# Limit on a spiral

I was thinking about limits of functions along various spirals and this one stumped me a bit. The limit that needs to be found is ultimately:

$$\lim_{\varphi\to\infty} \coth\varphi\csc\varphi$$

Here is the sprial that it comes from:

The equation for this is $(x,y)=(\tanh \varphi \sin \varphi, \tanh \varphi \cos \varphi)$ and the function for which I desire the limit is $f(x,y)=\frac{1}{x}$ I'm interested in the limit as $\varphi\to\infty$.

I've got an answer using computer algebra, which is

$$L=\lim_{\varphi\to\infty} \coth\varphi\csc\varphi \notin (-1,1)$$

I have no intuitive understanding of why it isn't just $L\in[-\infty,\infty]$.

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I think the limit does not exist: try a plot. – Tony Piccolo Jun 15 '13 at 7:13
Maple:$\quad$plot(coth(phi)*csc(phi),phi=-20..20,-20..20,numpoints=100,discont=t‌​rue); . – Tony Piccolo Jun 15 '13 at 11:11

## 3 Answers

It is clear that the range of $$\coth(\varphi)\csc(\varphi)=\frac {e^{2\varphi}+1}{(e^{2\varphi}-1)\sin(\varphi)}$$ is $(-\infty,-1) \cup (1,\infty).$ Therefore, no partial limit of the function under consideration belongs to $[-1,1]$. On the other hand, for every $a \in (-\infty,-1) \cup (1,\infty)$ and for every $E>0$ the intermediate value theorem implies that the equation $$\sin\varphi= \frac {e^{2\varphi}+1}{(e^{2\varphi}-1)a}$$ has a solution $\varphi_0 > E.$ The last statement means that $a$ is a partial limit of the function under consideration.

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What do you mean partial limit, do you have a link? – Lucas Jun 15 '13 at 8:20
It seems to me that you have shown that, if $a$ belongs to the range of $z=\coth(\varphi) \csc(\varphi) \;$ (by the way are you sure about $1$ and $-1$ ?), then in every neighborhood of $\infty$ there exists a point $\varphi_0$ such that $z(\varphi_0)=a$, but I don't know what do you mean by partial limit. – Tony Piccolo Jun 16 '13 at 10:20

Hint: The range of $\coth \varphi$ is $(-\infty,-1)\cup(1,\infty)$. The range of $\csc \varphi$ is $(-\infty,-1]\cup[1,\infty)$.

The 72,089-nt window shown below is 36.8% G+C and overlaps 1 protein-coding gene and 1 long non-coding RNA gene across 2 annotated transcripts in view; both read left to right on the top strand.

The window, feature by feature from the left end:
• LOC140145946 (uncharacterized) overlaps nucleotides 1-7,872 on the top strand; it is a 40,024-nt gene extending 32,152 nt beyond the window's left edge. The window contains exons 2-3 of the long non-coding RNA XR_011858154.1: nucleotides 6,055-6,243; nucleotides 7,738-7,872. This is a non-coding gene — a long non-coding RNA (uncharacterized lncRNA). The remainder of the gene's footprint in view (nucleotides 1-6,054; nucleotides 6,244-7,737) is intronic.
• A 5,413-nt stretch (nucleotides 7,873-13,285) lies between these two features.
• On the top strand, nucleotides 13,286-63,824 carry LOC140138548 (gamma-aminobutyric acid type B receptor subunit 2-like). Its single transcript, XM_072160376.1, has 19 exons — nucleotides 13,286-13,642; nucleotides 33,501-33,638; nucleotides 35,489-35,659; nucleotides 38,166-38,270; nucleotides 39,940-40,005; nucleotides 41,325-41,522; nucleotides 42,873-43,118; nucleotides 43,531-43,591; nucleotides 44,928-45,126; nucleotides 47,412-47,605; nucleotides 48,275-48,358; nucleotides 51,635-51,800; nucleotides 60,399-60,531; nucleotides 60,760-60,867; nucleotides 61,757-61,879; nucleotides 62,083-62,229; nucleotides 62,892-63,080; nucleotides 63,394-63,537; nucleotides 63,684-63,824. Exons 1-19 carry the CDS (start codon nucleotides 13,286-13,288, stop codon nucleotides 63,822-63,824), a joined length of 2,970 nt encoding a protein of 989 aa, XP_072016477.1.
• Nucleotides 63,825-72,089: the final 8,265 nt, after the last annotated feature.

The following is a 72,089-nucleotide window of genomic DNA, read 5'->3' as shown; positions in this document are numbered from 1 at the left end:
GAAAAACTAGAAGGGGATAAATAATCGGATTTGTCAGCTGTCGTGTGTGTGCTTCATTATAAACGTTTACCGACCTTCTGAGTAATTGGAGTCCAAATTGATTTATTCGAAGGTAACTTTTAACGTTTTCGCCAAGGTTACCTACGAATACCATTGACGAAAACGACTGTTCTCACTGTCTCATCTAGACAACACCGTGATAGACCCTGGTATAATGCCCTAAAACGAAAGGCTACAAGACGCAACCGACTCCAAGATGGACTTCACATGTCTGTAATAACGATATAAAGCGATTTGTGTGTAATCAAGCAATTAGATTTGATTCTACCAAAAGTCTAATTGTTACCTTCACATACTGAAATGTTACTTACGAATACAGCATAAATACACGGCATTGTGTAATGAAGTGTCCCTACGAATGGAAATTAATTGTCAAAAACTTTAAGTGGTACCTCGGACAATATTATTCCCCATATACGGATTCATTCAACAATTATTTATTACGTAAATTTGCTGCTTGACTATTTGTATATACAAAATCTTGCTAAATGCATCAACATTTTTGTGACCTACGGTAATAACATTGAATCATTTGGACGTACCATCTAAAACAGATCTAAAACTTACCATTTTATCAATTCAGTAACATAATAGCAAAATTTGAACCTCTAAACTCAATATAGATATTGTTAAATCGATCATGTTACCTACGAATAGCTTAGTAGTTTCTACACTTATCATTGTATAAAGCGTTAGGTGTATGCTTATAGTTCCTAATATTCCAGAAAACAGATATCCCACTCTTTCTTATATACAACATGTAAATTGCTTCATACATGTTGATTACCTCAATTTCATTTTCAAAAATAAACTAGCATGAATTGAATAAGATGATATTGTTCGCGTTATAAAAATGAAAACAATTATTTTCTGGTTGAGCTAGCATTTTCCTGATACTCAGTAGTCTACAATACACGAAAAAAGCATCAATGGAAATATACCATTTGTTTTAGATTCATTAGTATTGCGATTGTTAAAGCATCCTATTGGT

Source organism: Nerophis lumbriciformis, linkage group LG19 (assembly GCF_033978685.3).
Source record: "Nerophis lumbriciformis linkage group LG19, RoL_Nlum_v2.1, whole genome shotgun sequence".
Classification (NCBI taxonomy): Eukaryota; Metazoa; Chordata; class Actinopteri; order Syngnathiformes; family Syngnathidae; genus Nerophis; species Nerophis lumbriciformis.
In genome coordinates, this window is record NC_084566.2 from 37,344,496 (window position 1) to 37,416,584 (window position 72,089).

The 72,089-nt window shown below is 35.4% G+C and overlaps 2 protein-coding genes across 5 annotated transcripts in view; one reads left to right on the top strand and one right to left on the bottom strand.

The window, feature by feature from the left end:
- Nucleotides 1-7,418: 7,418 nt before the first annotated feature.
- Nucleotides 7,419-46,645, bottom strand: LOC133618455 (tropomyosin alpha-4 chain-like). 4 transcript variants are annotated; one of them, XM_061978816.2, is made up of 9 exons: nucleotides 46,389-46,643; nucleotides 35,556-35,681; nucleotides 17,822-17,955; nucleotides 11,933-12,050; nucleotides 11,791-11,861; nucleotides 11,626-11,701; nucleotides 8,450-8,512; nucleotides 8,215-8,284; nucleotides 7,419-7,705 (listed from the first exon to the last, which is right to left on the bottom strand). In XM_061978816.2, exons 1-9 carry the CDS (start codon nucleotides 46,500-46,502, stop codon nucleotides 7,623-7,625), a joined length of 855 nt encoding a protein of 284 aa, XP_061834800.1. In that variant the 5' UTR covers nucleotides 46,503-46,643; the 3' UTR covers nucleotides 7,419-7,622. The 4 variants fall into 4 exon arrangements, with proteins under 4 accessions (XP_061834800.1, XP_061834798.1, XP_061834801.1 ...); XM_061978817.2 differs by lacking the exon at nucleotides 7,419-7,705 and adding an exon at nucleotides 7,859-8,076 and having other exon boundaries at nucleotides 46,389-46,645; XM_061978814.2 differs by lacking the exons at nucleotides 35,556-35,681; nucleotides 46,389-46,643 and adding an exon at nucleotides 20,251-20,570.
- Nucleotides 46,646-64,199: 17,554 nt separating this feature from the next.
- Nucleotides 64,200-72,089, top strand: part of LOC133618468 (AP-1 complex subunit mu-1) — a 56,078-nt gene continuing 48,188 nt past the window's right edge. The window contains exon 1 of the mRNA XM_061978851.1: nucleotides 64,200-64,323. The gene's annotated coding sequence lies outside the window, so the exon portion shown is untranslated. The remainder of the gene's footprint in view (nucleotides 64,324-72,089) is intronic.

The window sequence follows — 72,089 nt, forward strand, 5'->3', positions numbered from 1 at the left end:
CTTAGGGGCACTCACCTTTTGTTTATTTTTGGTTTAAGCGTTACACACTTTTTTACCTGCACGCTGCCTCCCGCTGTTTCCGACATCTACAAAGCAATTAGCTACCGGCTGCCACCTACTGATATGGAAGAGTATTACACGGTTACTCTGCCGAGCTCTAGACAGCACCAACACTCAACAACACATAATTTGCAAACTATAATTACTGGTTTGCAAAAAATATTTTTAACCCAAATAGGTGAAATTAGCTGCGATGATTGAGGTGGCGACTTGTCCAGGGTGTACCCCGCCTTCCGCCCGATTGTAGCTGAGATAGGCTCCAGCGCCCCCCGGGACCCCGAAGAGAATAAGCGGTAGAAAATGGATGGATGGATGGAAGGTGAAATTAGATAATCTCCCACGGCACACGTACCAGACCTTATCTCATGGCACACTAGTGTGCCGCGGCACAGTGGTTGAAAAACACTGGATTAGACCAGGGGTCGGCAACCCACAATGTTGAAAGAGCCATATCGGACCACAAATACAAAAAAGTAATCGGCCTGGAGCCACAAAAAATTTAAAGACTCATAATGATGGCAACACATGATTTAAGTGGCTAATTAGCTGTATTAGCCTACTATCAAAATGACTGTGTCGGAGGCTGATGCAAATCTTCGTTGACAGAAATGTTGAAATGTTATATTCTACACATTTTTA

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This leads me to think $\{1,-1\}$ should be excluded. Though $\lim_{x\to\pm\infty} \coth x = \pm1$, is probably why it should be included. – Lucas Jun 15 '13 at 7:26
@Lucas Try $\lim_{\phi \to \infty} \csc (\phi)$ . – Tony Piccolo Jun 15 '13 at 7:42
@Lucas: As Tony has indicated the limit does not exist. Morally the function is $\csc \varphi$ in the limit for the reason you mention. – user26872 Jun 15 '13 at 18:47
@oen Morally? Is that an autocomplete error? – Lucas Jun 15 '13 at 19:04
@Lucas: It is a figure of speech sometimes used in mathematics and physics. – user26872 Jun 15 '13 at 19:26

Let $$z=\coth\varphi\csc\varphi$$I explain why $$\lim_{\varphi \to \infty}z$$does not exist.
As one can prove easily, z is undefined for $\varphi=k\pi \,$ with $\, k \in \Bbb Z$.
The function has vertical asymptotes in these points.
The one-sided limits in these points are infinite but different (except $0$), depending on the direction (left or right). For example $$\lim_{\varphi \to \pi -} z=\infty$$ but $$\lim_{\varphi \to \pi +} z=- \infty$$In an informal language z assumes in every neighborhood of $\infty$ great and small at will values.
A standard calculus exercise: that's all.
I suggest, in these cases, a graphical approach at first (see my Maple code).

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